ALERTS

Webster County is under a Directed Health Measure until at least May 12th * Webster County Community Hospital and Clinic will not allow visitors into the facility. Only patients are allowed to enter. Exceptions include pediatric patients who may have one adult and those patients requiring end of life care *Red Cloud Community Schools will be closed until further notice. School buildings are closed to the public and to students through May 31st * The RCHS Alumni Banquet has been cancelled * *City of Red Cloud offices are closed to the public and the Community Center is closed as well until at least May 12th * See the COVID-19 Resources page for more closures and community updates

COVID-19

The South Heartland District Health Department area (Webster, Nuckolls, Clay, and Adams Counties in Nebraska) has reported at least 13 positive cases of COVID-19. Webster County is under a directed health measure until at least May 12th. A directed health measure means restaurants and bars can only do takeout, curbside or delivery and that there is now an enforceable order limiting gatherings to 10 people or less. As of 6pm on Monday, April 6th Nebraska has 412 cases and 8 deaths. Kansas has 845 cases and 25 deaths. Kansas is also under a stay at home directive while all 93 counties in Nebraska are under a directed health measure. Travel to Red Cloud for anything other than work is not recommended at this time. We will update this page daily.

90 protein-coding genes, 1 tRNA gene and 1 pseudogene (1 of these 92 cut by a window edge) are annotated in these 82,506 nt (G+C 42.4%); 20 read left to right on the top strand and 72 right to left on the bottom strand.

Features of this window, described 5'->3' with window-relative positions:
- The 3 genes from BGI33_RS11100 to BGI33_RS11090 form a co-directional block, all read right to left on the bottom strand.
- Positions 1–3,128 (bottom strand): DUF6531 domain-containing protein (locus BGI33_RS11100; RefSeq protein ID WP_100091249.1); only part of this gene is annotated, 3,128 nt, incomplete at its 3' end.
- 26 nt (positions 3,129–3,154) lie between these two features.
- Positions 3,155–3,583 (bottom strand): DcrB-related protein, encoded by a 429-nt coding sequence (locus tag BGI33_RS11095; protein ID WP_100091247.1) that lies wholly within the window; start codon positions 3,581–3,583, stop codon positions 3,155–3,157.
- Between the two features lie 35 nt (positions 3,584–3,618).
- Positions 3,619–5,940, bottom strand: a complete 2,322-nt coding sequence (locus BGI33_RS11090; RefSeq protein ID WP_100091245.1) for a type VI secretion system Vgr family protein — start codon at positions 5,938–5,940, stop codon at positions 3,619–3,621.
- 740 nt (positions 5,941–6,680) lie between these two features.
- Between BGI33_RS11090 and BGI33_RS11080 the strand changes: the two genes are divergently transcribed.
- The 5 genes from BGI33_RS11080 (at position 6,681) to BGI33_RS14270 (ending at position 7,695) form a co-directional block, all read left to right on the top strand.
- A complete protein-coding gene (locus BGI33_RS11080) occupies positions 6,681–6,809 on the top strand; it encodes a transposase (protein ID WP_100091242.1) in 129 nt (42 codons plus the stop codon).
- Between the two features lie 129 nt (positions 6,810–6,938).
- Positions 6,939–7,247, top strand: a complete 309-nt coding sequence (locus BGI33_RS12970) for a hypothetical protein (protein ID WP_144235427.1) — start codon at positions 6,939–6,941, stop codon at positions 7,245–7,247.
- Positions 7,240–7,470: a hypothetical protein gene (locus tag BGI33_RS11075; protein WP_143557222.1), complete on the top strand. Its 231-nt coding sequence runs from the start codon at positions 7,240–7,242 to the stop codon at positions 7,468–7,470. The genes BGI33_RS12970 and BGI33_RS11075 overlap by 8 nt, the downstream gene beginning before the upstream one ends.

Due to heightened concerns surrounding COVID-19, the City of Red Cloud is taking precautions to best protect the health, safety, and welfare of the community. Effective immediately, the City Hall and the Community Center will be closed through at least May 12th.

Utility Bill Payment

COVID-19 Resources

 

Webster County native, saved from burning USS Arizona in Pearl Harbor, remembered for service

Webster County native, saved from burning USS Arizona in Pearl Harbor, remembered for service

February 25, 2020

RED CLOUD — Nebraska native Donald G. Stratton spent a quarter-century trying to forget Pearl Harbor, the cataclysmic explosion aboard the battleship USS Arizona that took the lives of 1,177 of his shipmates, and nearly killed him.

Then he spent the next 53 years working to make sure that the rest of us did not forget.

Stratton, who grew up in Red Cloud, was one of a dwindling number of survivors of the Dec. 7, 1941, Japanese aerial attack on the U.S. Navy base in Hawaii. Almost 2,500 Americans died as a result of the Pearl Harbor attack, which prompted America’s entry into World War II

READ THE FULL STORY FROM THE OMAHA WORLD-HERALD